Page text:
Key Points From the Conference
How do you end a fundraising conference on a note that will keep people around for the final session? Not an easy task, but one the DMA Nonprofit Federation seems to have accomplished.
The last session of the 2008 Washington Nonprofit Conference, which took place in Washington, D.C., last week, was fairly well attended. It helped that there were prizes to be had, but the big draw was the promise of a session that wrapped up all the key points of the previous two days worth of sessions.
In all, five panelists were on board for the rehash.
Dana Weinstein, director of membership at the United States Holocaust Memorial Museum, kicked off the session by reminding the audience of our troubled economic state.
“Because we are in a recession, we may experience a softening of people donating,” she said, adding that nonprofits should worry about trying to recoup the lost donations later, after the recession passes.
One of the points the panelists kept returning to was the need for nonprofits to change the way they regard — and treat — donors.
Charlie Cadigan, managing director of Frontline Data Group, mentioned that a speaker in a session on donor acquisition he attended pointed out that acquisition is an investment and that it is therefore important for development staffers to have a constant awareness of what it means to a donor — on a spiritual and emotional level — when she makes a donation. He said making a donation is an important “part of self-definition for donors.” He suggested that all nonprofits might benefit from instituting employee donation programs and be as interactive with donors as possible.
Dennis Meyer, founder and president of Meyer Partners, said he was impressed by a session called “How to Break Through the Noise and Engage Your Donor,” adding that Jann Schultz, director of donor relations at Operation Smile, delivered a powerful message that could help nonprofits kill off old habits and mind-sets.
“It’s all about the donor,” Meyer said, quoting Schultz.
Weinstein agreed, remarking that nonprofits need to learn to “put the donor first, over your own organization’s pushes and pulls.”
Richard Murdock, president of Murdock Associates, said he was impressed by a session titled “How to Get Information From Program/Field Staff.”
A crucial lesson there, he said, was that there needs to be “a two-way street” in nonprofits between development officers and field staff.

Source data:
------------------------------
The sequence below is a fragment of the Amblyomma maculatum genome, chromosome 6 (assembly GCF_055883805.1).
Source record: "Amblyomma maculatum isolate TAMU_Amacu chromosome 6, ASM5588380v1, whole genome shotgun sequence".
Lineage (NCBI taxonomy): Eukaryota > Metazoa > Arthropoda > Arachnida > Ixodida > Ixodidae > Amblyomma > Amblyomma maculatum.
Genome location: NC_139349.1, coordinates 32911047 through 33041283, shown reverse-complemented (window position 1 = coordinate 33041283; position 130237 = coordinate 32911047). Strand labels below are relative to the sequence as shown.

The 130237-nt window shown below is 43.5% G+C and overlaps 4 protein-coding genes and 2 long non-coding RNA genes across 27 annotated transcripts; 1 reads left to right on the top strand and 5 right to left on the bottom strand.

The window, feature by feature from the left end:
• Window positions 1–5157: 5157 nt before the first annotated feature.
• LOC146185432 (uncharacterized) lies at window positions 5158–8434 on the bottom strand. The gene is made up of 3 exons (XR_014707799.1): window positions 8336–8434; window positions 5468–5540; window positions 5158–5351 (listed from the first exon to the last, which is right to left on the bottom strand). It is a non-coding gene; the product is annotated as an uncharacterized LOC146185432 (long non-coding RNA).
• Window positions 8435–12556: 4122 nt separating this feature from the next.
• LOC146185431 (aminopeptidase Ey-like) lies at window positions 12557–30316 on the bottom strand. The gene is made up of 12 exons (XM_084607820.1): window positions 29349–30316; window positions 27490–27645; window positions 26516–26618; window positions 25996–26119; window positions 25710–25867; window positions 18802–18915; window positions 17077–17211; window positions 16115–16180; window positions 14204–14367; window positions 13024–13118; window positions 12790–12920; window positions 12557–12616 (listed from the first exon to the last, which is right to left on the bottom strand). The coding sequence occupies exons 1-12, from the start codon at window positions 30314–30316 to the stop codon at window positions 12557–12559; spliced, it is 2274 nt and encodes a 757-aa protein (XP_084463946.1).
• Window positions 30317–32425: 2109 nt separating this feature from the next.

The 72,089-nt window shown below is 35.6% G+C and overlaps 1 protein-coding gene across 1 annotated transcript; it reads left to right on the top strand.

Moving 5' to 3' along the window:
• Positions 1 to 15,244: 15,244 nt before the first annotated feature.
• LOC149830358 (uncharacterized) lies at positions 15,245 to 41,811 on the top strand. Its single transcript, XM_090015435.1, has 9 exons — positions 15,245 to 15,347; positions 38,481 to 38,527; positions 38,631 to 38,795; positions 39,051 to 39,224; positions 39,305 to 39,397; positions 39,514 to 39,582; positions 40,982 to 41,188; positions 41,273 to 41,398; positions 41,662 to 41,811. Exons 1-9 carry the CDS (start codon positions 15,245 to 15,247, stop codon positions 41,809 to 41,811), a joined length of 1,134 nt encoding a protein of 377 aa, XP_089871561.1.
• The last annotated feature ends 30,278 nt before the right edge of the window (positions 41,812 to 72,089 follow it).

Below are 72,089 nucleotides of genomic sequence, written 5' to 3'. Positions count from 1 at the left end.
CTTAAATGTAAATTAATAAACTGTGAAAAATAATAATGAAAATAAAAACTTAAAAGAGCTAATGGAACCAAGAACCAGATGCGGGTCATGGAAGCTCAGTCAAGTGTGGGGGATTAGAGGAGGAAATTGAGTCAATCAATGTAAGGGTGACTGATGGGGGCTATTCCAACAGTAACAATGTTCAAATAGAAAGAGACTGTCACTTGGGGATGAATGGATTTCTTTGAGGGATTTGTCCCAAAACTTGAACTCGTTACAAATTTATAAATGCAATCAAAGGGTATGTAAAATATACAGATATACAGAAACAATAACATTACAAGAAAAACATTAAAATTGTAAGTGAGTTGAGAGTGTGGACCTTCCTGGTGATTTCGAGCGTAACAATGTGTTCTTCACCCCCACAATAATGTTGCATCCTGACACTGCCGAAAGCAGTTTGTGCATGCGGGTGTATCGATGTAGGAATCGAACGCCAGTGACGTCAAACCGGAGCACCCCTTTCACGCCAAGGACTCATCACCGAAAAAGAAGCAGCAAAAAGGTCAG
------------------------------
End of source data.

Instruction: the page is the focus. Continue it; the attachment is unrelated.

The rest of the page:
Murdock said that one major barrier nonprofits face is the turnover rate of workers in the field; “those best at getting information.”
Nonprofits need to learn to “improve communications between field people and development people,” he said, adding that this will help them learn how to tell a more compelling story about their work and the people being served.
Furthermore, Murdock said, nonprofits ought to “recognize and incentivize people who do give you good feedback.”
He added that an organization would benefit greatly from having a full-time employee whose only job is to collect stories from field workers.
Weinstein said she enjoyed a jam-packed session Thursday morning concerning multichannel fundraising. Nonprofits should be advised, Weinstein said, that almost one-third of major donors — in this case, those who give gifts of $1,000 and more — are online donors.
In a similar vein, Murdock said that an important lesson gleaned from one session he attended was that nonprofits need to “put e-mail addresses in everything” they send out. He added that organizations need to “stress privacy” and make it very clear to donors that they are not going to rent out their names to other organizations.
Organizations could benefit from explaining to donors why they’re interested in acquiring e-mail addresses and possibly institute an age threshold on communicating electronically with constituents, Murdock said, suggesting 13 as a good place to draw the line.
Panelist Kristin McCurry, principal at MINDset Direct, agreed with Murdock and added that nonprofits would benefit by using listserves for their more local events.
Cadigan spoke of the importance of branding for nonprofits. Older organizations, he said, can become set in their ways and sometimes need to seriously rethink their brands and freshen their messages. Furthermore, he said, when an organization gets to the stage of branding where it’s talking to its staff, it should be sure that “everyone is on the same page” to avoid any diffuseness of message.
Murdock added that a nonprofit should think hard on three things vis-à-vis perfecting its message: What do you stand for, what is the enemy and why do you matter — questions that came out of Friday’s morning keynote address by Fran Kelly, president and chief executive officer at Arnold US.
McCurry spoke of the generosity of baby boomers as donors. “Boomers,” she said, “even when they cut off their ponytails, are still boomers.” She added that the baby boom generation would be less likely to give to their alma maters than generations before them because they “didn’t have a great time in college.” This, McCurry added, is not so good for colleges and universities but a potential boon for other nonprofits.